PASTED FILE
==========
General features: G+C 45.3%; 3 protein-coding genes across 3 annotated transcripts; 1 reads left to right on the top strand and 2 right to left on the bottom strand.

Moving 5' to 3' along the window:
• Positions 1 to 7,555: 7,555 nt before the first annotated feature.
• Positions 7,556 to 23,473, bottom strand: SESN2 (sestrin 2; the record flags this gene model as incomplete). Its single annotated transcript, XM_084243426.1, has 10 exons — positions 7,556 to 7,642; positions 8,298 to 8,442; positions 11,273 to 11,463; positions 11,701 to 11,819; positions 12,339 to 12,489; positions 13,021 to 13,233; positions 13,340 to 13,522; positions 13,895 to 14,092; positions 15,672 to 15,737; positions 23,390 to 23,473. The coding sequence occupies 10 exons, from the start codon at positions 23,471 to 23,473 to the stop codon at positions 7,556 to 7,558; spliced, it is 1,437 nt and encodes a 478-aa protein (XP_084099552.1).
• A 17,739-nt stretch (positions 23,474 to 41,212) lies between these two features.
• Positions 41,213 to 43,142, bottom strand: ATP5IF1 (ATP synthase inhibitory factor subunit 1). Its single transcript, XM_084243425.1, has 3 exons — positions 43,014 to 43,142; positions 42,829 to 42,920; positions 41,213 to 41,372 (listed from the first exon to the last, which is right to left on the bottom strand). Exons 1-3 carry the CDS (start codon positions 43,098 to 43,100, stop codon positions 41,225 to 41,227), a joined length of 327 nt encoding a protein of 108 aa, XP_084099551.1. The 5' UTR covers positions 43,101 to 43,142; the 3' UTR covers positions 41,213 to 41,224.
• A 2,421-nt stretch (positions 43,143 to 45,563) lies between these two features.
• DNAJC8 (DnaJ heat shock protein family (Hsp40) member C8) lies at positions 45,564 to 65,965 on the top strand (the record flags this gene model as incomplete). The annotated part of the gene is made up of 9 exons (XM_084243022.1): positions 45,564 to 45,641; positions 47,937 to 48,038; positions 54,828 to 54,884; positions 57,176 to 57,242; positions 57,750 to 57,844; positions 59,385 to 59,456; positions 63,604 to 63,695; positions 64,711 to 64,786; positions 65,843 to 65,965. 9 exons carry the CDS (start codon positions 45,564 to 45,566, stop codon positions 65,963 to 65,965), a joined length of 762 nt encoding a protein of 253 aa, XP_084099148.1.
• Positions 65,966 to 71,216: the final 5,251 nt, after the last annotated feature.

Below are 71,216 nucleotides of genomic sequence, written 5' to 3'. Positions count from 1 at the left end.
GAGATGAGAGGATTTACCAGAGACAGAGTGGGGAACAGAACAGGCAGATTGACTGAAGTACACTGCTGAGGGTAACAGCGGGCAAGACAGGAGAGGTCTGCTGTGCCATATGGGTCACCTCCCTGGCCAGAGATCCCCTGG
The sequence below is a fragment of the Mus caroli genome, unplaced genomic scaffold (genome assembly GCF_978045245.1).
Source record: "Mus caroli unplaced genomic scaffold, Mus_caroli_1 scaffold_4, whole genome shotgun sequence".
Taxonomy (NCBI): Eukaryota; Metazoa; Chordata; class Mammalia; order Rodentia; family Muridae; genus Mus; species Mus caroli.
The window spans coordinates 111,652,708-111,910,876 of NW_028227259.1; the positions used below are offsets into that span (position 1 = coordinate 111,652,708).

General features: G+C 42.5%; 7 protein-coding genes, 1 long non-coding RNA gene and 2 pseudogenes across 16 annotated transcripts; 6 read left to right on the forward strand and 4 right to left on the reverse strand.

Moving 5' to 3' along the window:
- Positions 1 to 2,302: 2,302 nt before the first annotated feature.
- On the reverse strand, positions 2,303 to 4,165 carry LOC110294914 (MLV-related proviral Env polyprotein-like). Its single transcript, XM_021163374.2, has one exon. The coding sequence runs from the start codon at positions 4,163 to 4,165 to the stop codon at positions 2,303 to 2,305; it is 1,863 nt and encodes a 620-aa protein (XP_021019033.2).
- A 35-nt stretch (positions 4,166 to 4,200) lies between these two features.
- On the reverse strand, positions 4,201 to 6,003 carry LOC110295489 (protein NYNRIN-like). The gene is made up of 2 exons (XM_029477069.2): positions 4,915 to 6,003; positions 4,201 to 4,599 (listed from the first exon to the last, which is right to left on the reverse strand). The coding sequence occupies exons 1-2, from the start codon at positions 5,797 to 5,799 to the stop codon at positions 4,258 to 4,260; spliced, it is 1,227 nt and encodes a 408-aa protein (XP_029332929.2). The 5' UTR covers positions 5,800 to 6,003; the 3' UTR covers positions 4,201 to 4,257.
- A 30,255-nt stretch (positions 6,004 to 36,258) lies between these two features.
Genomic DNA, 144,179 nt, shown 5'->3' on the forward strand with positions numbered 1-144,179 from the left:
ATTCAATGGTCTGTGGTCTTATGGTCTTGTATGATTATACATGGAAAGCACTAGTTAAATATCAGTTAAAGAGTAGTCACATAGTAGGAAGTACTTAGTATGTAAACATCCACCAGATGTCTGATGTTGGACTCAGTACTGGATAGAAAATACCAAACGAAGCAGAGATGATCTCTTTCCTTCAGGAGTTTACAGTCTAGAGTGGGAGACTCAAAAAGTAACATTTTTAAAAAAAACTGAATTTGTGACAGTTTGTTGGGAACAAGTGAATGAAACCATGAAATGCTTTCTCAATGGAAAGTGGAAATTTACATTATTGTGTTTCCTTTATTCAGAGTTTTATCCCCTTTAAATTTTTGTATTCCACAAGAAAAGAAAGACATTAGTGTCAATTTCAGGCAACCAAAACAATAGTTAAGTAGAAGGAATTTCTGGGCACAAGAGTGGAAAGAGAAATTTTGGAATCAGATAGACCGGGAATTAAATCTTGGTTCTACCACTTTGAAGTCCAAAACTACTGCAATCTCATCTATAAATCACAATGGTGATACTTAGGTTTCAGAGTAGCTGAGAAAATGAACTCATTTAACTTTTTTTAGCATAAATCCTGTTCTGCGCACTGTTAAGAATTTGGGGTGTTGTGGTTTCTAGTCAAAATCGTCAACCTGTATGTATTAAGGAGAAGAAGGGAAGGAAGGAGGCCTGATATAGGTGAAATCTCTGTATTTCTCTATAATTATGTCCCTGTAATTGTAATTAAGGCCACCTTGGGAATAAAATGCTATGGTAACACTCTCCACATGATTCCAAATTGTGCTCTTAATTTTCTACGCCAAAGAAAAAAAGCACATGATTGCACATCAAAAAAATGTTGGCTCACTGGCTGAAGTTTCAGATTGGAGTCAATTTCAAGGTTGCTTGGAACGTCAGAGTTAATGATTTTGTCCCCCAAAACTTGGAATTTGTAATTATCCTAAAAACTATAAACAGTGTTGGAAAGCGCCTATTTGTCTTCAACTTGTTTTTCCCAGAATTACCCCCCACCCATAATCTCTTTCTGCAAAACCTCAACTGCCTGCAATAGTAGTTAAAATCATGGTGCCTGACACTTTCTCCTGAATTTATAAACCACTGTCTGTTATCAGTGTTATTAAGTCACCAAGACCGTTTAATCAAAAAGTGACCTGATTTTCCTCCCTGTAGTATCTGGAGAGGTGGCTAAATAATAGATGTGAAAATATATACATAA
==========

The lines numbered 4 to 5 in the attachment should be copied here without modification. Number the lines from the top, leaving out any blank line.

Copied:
• Positions 7,556 to 23,473, bottom strand: SESN2 (sestrin 2; the record flags this gene model as incomplete). Its single annotated transcript, XM_084243426.1, has 10 exons — positions 7,556 to 7,642; positions 8,298 to 8,442; positions 11,273 to 11,463; positions 11,701 to 11,819; positions 12,339 to 12,489; positions 13,021 to 13,233; positions 13,340 to 13,522; positions 13,895 to 14,092; positions 15,672 to 15,737; positions 23,390 to 23,473. The coding sequence occupies 10 exons, from the start codon at positions 23,471 to 23,473 to the stop codon at positions 7,556 to 7,558; spliced, it is 1,437 nt and encodes a 478-aa protein (XP_084099552.1).
• A 17,739-nt stretch (positions 23,474 to 41,212) lies between these two features.